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Thread: Here's one to discuss....Jacketed or Not?

  1. #1

    Here's one to discuss....Jacketed or Not?

    I was preparing some cast bullets for heat treatment this morning and while swaging on the gas checks, I was reminded of some comments shared by a couple of board members and I as to whether or not the gas check constitutes a jacket. It is copper, affixed to the bullet, and travels a distance along the parallel sides of the bullet. Would it then not be just a very short jacket??

    The photo below is of two 30 caliber bullets. Both weigh exactly 220 grains +/- a few tenths of a grain. I have killed big game with both of them with equal performance.

    What do you all think? ~Muir
    Click image for larger version. 

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    Last edited by Muir; 10-07-2010 at 14:23.

  2. #2
    Muir,

    I think I don't know nearly enough about casting bullets, loading cast bullets, sizing them or heat treating?

    As I have said before it's something I am going to have to get involved in more and get the lead pot set up and start playing with it. 303 of course is one to look at as is the 9.3mm but then there is the .308 and 30-06................................................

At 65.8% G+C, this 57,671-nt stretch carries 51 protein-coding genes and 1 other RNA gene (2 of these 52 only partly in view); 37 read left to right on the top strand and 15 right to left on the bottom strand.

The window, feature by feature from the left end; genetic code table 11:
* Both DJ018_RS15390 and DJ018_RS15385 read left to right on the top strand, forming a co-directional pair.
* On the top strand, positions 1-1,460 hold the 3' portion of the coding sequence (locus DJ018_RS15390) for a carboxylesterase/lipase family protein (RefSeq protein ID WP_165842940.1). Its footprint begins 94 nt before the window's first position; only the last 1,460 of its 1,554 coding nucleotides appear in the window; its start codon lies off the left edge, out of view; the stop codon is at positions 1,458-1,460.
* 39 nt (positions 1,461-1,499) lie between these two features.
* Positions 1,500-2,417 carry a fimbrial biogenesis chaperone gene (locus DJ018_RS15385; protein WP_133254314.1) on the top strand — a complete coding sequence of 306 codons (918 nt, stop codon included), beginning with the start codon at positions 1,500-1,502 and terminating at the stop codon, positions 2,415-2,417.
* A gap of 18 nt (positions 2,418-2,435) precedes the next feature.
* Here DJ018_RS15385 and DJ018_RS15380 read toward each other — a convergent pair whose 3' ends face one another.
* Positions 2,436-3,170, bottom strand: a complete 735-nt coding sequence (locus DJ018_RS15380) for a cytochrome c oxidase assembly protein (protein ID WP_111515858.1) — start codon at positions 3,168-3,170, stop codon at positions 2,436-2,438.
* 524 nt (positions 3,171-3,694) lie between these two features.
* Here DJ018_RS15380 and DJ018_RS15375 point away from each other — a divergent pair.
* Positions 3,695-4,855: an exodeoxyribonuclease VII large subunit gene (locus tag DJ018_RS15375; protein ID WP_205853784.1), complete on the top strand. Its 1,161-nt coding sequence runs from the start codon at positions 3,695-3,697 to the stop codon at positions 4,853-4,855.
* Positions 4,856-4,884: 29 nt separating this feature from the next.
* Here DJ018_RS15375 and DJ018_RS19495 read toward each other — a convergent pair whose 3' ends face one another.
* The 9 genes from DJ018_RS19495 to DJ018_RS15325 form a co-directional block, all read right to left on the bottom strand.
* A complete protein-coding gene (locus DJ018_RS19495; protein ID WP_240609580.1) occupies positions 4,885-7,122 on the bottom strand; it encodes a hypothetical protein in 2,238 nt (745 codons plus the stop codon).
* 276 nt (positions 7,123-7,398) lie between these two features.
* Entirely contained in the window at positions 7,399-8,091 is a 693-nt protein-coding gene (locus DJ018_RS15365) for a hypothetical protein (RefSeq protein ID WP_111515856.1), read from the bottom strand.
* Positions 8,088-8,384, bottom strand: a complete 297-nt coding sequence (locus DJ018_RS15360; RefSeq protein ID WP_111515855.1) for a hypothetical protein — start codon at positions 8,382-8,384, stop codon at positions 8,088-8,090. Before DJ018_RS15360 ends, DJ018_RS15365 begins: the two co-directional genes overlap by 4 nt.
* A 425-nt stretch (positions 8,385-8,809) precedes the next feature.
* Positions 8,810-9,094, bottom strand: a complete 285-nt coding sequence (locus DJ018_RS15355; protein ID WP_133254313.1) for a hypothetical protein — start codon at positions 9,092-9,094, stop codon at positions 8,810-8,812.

3. #3
    It's easy to pick up once you get started. I used a gas camp stove and an old pot when I started. The point I was getting at was aimed at your regions specific bullet requirements. Would that lead bullet be a "monometal" bullet or just a lead-tipped jacketed (expanding) bullet by virtue of the copper base?

    I guess the post was a little out in left field, as we say here... ~Muir

  4. #4
    I suspect it would be classified as a solid. performance would make no odds

  5. #5
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    Would it then not be just a very short jacket?
    No. Not by me. And anybody knows what a "half jacket" is - such as on the Speer 100 grain 308 "plinker" bullet.